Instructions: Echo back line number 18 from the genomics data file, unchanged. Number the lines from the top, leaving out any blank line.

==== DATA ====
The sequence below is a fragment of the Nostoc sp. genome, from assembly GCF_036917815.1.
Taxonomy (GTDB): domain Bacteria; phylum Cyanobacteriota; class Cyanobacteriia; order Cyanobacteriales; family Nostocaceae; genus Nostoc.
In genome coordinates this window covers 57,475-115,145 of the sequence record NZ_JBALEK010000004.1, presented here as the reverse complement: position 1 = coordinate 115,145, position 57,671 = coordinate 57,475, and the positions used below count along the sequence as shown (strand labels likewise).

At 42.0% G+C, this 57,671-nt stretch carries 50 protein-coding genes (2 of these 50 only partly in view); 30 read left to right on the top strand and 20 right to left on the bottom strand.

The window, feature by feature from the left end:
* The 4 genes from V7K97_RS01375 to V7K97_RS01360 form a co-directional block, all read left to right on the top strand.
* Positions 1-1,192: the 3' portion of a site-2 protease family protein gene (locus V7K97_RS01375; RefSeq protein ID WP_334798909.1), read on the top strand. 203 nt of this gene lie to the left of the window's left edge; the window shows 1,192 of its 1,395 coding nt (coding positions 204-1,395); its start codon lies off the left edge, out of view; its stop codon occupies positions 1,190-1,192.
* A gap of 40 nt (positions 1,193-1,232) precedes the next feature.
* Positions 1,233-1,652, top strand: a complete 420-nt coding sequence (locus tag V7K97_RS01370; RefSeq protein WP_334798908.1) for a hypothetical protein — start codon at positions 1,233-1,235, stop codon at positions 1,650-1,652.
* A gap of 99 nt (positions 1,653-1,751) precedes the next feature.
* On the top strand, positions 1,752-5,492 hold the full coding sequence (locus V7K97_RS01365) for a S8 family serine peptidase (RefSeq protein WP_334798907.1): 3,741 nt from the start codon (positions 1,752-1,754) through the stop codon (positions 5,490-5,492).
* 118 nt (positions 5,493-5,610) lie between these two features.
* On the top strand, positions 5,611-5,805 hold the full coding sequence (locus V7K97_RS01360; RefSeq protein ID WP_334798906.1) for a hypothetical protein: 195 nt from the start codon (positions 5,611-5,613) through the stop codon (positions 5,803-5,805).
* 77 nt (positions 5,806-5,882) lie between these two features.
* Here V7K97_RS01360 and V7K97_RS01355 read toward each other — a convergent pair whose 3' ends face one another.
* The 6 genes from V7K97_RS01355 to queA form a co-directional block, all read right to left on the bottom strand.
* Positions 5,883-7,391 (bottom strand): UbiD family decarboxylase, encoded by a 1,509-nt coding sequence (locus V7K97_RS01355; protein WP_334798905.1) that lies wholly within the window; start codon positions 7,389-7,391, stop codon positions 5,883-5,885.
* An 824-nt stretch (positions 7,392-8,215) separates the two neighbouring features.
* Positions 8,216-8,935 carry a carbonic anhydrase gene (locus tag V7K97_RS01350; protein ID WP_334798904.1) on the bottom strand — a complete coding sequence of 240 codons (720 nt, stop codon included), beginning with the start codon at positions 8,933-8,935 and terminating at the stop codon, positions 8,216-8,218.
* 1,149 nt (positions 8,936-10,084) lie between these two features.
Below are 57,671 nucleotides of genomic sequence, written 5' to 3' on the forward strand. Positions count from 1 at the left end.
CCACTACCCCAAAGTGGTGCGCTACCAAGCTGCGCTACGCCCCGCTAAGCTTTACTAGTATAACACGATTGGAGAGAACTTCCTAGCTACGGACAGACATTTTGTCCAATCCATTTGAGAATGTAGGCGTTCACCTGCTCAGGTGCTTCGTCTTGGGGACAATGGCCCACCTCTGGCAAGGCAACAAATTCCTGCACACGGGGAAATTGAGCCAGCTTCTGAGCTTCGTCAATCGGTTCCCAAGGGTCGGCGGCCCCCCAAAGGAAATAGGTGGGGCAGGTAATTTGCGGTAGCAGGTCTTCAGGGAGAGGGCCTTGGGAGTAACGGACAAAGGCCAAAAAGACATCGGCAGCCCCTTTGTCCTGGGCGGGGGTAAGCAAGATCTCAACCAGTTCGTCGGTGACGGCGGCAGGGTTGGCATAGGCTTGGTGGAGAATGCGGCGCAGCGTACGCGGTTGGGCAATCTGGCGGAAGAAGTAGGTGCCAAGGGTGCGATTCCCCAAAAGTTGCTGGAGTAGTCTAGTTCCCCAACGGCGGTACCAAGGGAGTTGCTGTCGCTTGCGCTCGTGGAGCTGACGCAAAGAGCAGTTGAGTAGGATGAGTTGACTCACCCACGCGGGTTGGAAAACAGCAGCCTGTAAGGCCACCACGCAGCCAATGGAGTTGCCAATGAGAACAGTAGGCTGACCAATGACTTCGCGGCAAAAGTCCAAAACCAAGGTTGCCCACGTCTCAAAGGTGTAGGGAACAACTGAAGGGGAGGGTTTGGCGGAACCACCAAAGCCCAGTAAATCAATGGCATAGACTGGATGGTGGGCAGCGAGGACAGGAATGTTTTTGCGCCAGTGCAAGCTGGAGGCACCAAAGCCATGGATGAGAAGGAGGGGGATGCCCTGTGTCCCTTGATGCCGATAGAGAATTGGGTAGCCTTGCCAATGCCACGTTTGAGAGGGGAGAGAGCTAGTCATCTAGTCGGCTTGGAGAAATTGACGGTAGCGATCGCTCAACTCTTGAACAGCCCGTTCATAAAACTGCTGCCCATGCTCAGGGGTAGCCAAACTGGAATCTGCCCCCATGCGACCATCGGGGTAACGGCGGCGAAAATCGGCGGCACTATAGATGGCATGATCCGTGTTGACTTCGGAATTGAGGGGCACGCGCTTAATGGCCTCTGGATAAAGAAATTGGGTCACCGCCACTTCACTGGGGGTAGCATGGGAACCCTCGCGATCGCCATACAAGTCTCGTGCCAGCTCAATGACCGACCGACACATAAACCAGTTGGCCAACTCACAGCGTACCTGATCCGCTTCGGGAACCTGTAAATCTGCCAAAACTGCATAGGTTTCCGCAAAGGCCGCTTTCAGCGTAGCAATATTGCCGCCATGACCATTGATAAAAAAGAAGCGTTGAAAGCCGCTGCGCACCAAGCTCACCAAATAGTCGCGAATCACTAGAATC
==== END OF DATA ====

* An 824-nt stretch (positions 7,392-8,215) separates the two neighbouring features.